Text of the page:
A law passed in November 2008 prohibiting female genital mutilation/cutting (FGM/C) in the state of Southern Kordofan is unique in Sudan. But for it to translate into genuine abolition, deep-seated attitudes and misinformation will have to be overcome.
More than two-thirds of women in the state have undergone FGM/C, according to a 2006 household survey conducted by the Ministry of Health.
“All my daughters have been circumcised,” Asia Abdalla Jibril, a tea-seller, told IRIN in Kadugli, the state capital.
“The clitoris is dirty. If you undergo FGM you become clean,” Jibril said. In Sudan, the Arabic word “tahur”, which means purity, is often used for FGM.
“If a baby is sick, FGM helps,” added Jibril. “For example if a baby has duda [fever] and weight loss, the cut helps the child to grow better and gain weight.” Most girls undergo FGM at about six years old in the state.
This attitude is not unusual. “Women affected by genital mutilation do not uniformly regard it as mutilation, and may react negatively to being referred to as ‘damaged’,” according to a report on FGM in Sudan and Somalia compiled by Norway’s Country of Origin Information Centre in December 2008.
This is despite the fact, the report stated, that “the procedure is mainly carried out by so-called excisors or circumcisers with no medical qualifications. Girls who do not experience chronic pain, serious bleeding or blood poisoning after the procedure often suffer complications during pregnancy, experience great pain during sexual intercourse, and suffer other gynaeocological problems and traumas later in life.”
Common FGM/C types in the state – and elsewhere in Sudan – are the Pharaonic and Sunna forms. The former, also known as infibulation, involves the total removal of all external sex organs before the vagina is sewn up, leaving a small opening for the passing of menstrual blood, while the Sunna type is less extensive.
Childbirth in Sudan is frequently followed by reinfibulation, even though the original procedure caused problems during delivery. One of the main reasons cited for this “re-tightening” is to increase a husband’s pleasure.
Although she knew FGM/C was now banned, Jibril said she believed some form of FGM/C was still necessary. “The Pharaonic one was bad but the Sunna type is better,” she said. “It should continue.”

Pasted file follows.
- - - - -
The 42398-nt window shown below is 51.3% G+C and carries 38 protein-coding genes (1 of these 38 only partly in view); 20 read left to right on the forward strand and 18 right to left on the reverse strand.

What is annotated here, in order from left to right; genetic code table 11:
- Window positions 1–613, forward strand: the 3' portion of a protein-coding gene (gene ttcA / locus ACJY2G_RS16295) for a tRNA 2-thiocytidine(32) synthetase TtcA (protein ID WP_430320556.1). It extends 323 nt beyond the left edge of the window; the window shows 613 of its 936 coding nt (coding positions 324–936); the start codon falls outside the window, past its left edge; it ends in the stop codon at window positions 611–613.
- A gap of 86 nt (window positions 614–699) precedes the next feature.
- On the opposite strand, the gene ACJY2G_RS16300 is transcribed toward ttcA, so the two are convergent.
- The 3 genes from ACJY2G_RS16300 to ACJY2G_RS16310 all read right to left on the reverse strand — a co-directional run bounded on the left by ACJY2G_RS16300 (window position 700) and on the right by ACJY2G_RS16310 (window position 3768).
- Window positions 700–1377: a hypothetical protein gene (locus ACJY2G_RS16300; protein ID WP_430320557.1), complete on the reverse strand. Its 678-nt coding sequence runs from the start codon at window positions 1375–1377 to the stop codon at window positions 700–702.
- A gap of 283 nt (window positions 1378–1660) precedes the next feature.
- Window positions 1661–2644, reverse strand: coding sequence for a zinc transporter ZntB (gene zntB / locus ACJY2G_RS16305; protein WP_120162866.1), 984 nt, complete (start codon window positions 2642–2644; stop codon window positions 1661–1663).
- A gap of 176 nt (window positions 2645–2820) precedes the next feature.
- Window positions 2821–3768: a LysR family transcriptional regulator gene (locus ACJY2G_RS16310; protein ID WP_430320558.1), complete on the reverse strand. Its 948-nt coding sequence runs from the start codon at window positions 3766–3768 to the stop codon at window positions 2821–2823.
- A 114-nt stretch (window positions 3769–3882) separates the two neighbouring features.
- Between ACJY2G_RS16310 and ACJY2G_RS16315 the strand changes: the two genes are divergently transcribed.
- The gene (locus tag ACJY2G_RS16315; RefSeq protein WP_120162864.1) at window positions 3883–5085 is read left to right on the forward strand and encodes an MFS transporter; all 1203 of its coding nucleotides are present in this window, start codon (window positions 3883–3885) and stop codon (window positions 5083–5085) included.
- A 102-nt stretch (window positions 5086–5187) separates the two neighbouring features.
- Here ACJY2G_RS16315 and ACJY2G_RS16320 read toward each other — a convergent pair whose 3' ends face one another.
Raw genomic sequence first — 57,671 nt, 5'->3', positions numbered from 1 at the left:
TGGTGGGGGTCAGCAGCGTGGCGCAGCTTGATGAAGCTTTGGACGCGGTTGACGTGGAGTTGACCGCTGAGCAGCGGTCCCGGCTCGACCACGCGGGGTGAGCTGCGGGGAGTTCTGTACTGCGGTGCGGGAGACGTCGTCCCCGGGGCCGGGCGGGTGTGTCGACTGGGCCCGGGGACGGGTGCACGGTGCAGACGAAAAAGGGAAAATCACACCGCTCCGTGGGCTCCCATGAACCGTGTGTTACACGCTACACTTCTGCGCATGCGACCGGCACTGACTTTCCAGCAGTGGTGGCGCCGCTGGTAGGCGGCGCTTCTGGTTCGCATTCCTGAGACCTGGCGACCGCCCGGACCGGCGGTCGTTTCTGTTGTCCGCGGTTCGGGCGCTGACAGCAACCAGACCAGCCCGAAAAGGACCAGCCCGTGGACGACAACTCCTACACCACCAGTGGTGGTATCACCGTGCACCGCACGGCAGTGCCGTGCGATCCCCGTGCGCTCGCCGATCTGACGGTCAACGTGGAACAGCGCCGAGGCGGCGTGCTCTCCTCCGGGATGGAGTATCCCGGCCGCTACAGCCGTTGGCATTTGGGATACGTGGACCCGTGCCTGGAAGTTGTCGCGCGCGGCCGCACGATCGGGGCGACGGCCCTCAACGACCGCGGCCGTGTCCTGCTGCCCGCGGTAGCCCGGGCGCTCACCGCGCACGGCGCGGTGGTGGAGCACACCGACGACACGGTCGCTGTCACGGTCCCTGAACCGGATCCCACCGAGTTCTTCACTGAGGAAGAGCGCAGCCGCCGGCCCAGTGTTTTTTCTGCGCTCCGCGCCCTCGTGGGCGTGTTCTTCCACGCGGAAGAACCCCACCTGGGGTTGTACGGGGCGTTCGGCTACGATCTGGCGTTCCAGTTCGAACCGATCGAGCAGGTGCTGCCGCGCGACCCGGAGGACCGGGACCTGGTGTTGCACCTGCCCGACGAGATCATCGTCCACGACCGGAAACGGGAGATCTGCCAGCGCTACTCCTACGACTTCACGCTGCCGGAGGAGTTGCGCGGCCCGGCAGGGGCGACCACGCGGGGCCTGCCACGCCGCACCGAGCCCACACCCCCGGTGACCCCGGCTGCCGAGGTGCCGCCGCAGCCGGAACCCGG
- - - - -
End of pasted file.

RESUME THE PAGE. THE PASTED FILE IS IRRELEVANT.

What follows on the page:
“It is mainly the ‘grandmothers’ who still want FGM,” said Wahid Eldeen Abed Elrahim, director of the National Council for Child Welfare, an NGO working to monitor and encourage implementation of the Convention on the Rights of the Child.
More educated men are being convinced that they should protect their children, Elrahim said, adding that it had taken 18 months of advocacy and awareness-creation before the mainly male-dominated legislative council in the state passed the FGM/C Law.
Under the new legislation, the penalty for an FGM/C offence will be 10 years’ imprisonment and compensation to the family if it caused the death of the victim. The attempt, assisting in the procedure and abetment will be penalised with two-year jail terms. Those propagating FGM/C and operating places where it is committed will also be punished and repeat offenders imprisoned for life.
In addition, information about protection against FGM/C will be issued at the birth of every girl and incorporated into school curricula.
A national strategy was launched in Sudan in 2008, with the aim of total abolition and zero tolerance within 10 years.
Elrahim said there was a long way to go. “Families are worried that their girls will not get married if they are not circumcised,” he said.
“I think it is time for the children to be allowed to decide whether or not to undergo FGM/C. But even then most will still opt for FGM/C just before marriage,” said Zainab Kordofor, a Kadugli resident.
The focus now is on creating awareness, especially among influential communities such as those in Al Fula, in the east, where the practice is particularly prevalent, to mobilise support for the collective abandonment of FGM/C.
“We are focusing on ensuring that the high-profile areas are aware of the FGM/C act and of the punishment for engaging in the practice,” said Huda Gamar Hussien, a social worker.
“The passing of the law will, however, not change behaviour overnight,” said Hussien. “Right now we are seeing movement from the Pharaonic type to Sunna, then maybe later to no FGM at all.”